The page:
With a dogged determination, she returned to the play, the one that Mr. Sheridan’s manager had rejected. As she spent more time at the theater, she began to see the scenes that could be made stronger, the lines that needed to be cut. The precious pennies that the actors tossed her way were spent on old quills that she could piece together and rag paper that she had to smooth before she could use. Ink was scavenged from the leftovers from Mr. Sheridan’s office and whatever the other apprentices and Jess’s other friends could find.

Ah, Jess. And Jess’s friends, particularly Susan. They occupied an expected and unwelcome prominence in her thoughts as the days passed. She slept and ate with them, her bed a pile of clean rags in a corner of the room where the other girls slept. Inexperienced as she was with the ways of London life, it did not take long for her to become aware that Susan was Jess’s…leman. She stumbled over the unfamiliar word, even in her own thoughts.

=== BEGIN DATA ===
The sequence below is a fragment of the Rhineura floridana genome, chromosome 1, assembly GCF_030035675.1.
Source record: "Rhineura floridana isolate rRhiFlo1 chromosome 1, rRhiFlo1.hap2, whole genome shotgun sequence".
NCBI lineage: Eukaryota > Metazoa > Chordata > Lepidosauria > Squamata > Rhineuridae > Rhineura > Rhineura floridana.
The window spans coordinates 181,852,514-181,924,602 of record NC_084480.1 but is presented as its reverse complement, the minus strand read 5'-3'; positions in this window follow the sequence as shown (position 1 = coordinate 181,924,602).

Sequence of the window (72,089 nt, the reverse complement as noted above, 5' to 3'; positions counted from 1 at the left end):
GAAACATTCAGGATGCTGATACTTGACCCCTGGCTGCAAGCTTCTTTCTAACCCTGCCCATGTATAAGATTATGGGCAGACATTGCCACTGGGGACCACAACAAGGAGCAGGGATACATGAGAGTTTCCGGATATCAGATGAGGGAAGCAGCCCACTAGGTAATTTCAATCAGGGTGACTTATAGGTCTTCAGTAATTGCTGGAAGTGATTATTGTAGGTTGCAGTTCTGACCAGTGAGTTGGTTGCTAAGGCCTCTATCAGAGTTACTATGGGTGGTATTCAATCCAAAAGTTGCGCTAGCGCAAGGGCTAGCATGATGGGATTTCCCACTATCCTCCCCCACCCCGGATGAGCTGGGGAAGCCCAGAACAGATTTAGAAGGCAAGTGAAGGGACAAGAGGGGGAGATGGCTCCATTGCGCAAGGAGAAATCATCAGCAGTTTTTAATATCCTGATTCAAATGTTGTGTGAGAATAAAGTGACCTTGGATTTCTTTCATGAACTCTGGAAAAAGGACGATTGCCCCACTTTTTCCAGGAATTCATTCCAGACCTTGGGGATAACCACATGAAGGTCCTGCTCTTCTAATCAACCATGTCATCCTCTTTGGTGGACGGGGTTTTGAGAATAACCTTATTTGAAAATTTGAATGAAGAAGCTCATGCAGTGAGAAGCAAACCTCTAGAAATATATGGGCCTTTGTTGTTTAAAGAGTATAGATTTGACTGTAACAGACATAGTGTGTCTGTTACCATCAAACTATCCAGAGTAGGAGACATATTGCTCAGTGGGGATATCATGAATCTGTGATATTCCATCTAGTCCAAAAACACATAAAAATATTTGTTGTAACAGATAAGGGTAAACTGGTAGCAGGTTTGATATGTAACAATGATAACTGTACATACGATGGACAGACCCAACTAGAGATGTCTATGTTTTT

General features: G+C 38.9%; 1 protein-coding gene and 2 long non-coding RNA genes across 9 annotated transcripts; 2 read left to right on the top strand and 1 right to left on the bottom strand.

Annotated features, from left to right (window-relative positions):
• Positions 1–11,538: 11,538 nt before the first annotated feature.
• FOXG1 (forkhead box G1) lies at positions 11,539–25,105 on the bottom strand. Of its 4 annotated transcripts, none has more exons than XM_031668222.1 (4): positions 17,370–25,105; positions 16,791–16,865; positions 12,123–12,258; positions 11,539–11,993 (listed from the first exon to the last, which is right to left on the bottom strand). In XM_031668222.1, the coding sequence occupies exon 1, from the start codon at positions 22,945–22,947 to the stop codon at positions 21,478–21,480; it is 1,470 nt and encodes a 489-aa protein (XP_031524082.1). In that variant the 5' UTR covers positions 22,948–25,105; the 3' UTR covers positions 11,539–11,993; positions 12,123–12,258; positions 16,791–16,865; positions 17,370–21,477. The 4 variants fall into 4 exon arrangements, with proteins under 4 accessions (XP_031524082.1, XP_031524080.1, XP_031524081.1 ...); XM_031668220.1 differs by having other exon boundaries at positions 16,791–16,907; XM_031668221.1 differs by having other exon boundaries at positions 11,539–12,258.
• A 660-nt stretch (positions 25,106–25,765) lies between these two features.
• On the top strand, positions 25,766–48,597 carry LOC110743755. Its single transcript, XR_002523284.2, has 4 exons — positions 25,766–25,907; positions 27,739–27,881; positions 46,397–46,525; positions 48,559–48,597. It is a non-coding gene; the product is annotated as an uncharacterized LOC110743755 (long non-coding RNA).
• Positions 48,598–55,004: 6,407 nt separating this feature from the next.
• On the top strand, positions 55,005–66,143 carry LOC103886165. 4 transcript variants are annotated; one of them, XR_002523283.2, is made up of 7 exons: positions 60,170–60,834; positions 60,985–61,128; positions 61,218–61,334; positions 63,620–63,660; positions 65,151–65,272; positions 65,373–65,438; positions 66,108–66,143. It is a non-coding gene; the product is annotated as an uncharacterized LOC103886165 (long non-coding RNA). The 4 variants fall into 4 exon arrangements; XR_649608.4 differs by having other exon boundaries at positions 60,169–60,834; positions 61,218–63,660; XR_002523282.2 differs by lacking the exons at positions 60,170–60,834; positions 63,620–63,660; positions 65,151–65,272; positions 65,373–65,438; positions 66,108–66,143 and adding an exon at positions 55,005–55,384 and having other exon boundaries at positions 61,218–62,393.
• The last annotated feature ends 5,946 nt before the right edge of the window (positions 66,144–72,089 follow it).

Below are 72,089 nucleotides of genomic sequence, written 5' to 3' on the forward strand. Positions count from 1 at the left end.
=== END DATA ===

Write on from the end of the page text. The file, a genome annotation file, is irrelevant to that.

And the more she turned the realization over in her mind, the more she was surprised that she wasn’t as shocked as she thought she would be. Jess was kind and handsome and…Penny felt her ears grow hot at the direction that her thoughts were taking. Besides, Mrs. Siddons’s maid was beckoning her now and she needed to look sharp or risk the great actress’s displeasure. She bustled over to do Mrs. Jennings’ bidding, belatedly aware of Susan’s speculative gaze upon her.